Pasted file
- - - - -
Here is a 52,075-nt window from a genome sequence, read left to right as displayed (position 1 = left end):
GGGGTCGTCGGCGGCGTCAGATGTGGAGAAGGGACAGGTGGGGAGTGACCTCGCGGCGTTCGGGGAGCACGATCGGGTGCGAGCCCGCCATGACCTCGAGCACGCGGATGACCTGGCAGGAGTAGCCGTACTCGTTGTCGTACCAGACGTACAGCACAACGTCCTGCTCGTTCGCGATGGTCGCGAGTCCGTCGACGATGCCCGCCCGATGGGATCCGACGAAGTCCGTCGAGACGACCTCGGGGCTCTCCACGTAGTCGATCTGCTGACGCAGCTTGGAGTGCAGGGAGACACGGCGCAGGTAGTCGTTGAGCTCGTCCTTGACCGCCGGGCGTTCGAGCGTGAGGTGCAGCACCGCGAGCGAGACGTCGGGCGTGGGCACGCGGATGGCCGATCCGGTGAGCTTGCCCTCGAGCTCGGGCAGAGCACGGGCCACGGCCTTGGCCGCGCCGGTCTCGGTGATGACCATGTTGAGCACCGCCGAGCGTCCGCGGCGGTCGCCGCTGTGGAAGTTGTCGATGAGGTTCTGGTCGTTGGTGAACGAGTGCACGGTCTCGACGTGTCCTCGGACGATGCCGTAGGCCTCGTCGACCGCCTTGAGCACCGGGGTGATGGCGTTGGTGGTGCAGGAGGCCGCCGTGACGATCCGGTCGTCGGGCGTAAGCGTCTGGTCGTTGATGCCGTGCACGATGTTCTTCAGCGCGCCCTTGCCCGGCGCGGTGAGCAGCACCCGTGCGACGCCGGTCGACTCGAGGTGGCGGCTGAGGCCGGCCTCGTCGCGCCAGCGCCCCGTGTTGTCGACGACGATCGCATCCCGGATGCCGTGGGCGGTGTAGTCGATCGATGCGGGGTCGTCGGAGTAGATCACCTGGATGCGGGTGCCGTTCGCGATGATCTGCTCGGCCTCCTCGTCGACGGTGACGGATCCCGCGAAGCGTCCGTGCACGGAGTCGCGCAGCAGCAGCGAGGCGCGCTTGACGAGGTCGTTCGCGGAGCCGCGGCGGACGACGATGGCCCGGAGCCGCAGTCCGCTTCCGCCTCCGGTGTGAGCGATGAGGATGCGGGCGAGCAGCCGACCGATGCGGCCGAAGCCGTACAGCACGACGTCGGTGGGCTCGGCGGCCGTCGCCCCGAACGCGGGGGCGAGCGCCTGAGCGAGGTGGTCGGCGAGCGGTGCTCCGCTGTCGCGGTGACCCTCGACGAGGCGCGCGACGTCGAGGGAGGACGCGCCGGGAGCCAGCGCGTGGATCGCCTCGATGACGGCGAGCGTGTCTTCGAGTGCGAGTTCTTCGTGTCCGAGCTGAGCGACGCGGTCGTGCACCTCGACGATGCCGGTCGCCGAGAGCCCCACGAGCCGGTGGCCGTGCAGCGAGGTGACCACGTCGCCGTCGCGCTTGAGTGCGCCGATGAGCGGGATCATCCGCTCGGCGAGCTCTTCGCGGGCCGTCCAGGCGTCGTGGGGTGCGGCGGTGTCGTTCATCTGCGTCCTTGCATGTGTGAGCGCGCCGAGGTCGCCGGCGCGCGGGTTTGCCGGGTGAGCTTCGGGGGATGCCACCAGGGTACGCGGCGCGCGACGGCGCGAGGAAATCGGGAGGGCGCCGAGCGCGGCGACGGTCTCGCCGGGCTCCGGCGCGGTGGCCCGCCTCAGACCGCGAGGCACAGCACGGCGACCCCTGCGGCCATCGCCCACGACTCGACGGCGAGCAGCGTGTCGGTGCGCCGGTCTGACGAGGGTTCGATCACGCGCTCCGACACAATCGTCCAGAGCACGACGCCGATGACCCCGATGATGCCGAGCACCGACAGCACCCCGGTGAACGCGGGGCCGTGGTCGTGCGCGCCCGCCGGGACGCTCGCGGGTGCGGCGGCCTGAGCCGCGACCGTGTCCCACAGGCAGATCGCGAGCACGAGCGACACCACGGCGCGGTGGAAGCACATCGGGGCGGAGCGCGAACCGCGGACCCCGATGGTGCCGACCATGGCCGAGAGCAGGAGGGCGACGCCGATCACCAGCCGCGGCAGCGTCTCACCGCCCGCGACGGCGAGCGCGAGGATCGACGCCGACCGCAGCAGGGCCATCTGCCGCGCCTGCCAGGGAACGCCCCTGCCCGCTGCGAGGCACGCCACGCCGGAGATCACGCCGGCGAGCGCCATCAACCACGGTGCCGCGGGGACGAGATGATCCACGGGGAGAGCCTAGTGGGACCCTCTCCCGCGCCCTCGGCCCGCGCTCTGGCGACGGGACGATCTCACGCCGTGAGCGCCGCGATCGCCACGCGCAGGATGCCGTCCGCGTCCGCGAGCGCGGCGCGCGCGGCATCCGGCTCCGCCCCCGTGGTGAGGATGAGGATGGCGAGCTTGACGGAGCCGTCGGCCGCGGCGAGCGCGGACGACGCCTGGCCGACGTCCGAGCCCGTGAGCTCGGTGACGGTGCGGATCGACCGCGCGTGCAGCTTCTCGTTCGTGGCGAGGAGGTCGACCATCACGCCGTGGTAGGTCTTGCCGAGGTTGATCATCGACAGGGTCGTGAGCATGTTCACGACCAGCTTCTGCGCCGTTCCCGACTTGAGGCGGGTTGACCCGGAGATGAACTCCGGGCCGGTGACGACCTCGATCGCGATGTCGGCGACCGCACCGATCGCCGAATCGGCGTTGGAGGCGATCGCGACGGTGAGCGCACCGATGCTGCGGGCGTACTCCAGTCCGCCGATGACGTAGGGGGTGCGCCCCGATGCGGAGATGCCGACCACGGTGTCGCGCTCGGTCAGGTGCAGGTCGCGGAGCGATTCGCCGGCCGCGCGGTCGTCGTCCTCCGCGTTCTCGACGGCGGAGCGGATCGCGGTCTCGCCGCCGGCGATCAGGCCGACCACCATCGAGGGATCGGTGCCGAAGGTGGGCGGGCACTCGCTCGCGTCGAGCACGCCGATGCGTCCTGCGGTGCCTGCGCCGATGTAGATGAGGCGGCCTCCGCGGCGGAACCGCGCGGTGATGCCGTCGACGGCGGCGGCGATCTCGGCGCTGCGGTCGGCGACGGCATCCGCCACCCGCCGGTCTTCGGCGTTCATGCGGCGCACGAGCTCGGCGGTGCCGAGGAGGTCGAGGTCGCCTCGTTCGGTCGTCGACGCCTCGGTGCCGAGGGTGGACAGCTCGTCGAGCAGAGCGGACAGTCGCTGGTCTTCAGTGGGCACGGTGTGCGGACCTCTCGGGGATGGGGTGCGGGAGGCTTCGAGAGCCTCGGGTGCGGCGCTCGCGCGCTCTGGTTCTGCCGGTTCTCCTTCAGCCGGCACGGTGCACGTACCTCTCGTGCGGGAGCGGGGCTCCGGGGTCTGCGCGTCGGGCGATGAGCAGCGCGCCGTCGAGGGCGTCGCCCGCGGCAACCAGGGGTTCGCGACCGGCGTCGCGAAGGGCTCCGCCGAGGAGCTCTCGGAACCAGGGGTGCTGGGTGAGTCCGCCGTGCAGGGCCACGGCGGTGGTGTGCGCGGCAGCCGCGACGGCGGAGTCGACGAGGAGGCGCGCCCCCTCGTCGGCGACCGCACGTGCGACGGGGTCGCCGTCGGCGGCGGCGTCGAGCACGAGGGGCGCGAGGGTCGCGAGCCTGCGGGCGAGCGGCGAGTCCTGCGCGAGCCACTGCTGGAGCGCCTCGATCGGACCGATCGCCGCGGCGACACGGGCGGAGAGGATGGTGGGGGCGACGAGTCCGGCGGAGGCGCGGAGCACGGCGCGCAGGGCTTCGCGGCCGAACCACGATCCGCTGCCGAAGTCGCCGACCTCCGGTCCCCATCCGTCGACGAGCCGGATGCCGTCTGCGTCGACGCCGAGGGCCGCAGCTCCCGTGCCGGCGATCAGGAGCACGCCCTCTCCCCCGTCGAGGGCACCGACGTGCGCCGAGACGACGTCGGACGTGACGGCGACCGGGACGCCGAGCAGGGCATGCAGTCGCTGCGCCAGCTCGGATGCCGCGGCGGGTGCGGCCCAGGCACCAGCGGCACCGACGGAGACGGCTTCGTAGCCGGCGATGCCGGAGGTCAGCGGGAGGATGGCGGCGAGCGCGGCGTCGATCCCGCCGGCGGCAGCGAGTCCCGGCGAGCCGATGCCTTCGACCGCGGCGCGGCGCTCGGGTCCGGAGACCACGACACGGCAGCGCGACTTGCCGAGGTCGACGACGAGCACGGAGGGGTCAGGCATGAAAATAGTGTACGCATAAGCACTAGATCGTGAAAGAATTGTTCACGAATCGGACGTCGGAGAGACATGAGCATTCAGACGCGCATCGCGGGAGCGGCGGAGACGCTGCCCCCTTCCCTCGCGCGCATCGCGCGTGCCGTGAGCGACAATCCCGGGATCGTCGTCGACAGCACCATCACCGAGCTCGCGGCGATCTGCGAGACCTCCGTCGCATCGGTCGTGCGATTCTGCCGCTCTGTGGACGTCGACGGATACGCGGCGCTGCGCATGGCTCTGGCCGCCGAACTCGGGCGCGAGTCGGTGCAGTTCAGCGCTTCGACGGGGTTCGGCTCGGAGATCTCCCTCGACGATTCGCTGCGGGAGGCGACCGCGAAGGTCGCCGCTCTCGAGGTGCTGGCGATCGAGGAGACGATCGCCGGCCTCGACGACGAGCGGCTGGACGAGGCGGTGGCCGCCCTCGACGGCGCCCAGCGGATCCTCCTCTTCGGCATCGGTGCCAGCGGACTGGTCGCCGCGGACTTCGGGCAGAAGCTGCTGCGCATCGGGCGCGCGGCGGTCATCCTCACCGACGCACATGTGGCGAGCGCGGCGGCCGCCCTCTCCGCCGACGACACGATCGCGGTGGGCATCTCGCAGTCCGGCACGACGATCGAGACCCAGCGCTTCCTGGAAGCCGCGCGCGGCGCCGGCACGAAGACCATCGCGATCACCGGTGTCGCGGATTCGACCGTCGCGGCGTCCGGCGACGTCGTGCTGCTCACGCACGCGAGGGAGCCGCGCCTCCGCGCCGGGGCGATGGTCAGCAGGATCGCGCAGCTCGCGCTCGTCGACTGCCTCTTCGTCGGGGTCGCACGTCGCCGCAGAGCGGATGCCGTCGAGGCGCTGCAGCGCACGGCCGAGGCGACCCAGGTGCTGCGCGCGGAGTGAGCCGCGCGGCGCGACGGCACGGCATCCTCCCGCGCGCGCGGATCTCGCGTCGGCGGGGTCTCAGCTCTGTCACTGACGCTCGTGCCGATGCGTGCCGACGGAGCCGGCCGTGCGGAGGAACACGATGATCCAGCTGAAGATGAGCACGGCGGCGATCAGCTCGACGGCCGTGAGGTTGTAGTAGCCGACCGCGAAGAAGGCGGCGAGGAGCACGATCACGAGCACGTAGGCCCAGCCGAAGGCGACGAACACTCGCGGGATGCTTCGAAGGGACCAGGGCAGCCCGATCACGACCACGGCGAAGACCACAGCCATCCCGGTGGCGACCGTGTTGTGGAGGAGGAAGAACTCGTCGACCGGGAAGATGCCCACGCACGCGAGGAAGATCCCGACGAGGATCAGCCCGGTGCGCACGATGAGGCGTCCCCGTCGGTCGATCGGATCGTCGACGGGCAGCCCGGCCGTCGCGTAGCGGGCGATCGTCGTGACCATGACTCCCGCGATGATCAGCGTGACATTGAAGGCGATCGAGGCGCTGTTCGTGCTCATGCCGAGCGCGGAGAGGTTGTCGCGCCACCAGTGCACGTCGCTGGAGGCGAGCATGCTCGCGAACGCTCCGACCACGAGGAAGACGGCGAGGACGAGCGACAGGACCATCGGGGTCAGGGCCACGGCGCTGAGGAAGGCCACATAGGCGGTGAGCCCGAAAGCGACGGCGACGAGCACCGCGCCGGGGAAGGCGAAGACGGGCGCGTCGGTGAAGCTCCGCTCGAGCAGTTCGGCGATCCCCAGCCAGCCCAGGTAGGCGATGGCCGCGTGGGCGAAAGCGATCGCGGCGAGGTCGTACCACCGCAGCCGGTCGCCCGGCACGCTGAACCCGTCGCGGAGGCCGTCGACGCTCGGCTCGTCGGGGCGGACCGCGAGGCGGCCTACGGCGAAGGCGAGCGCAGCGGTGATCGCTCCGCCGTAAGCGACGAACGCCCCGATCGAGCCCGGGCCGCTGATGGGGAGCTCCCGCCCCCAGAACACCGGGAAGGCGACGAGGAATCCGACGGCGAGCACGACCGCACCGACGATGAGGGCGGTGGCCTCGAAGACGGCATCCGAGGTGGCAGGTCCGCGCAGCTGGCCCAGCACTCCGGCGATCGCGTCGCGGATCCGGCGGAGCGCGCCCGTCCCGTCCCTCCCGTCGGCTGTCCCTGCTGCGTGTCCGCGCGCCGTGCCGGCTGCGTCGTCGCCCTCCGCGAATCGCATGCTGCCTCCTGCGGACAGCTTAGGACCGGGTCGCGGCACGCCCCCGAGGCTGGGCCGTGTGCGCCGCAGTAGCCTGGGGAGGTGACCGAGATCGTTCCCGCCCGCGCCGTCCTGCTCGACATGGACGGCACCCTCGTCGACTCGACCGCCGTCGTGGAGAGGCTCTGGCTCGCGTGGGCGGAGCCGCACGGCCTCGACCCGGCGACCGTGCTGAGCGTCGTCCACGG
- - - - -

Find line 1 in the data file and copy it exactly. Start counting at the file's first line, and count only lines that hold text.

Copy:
Here is a 52,075-nt window from a genome sequence, read left to right as displayed (position 1 = left end):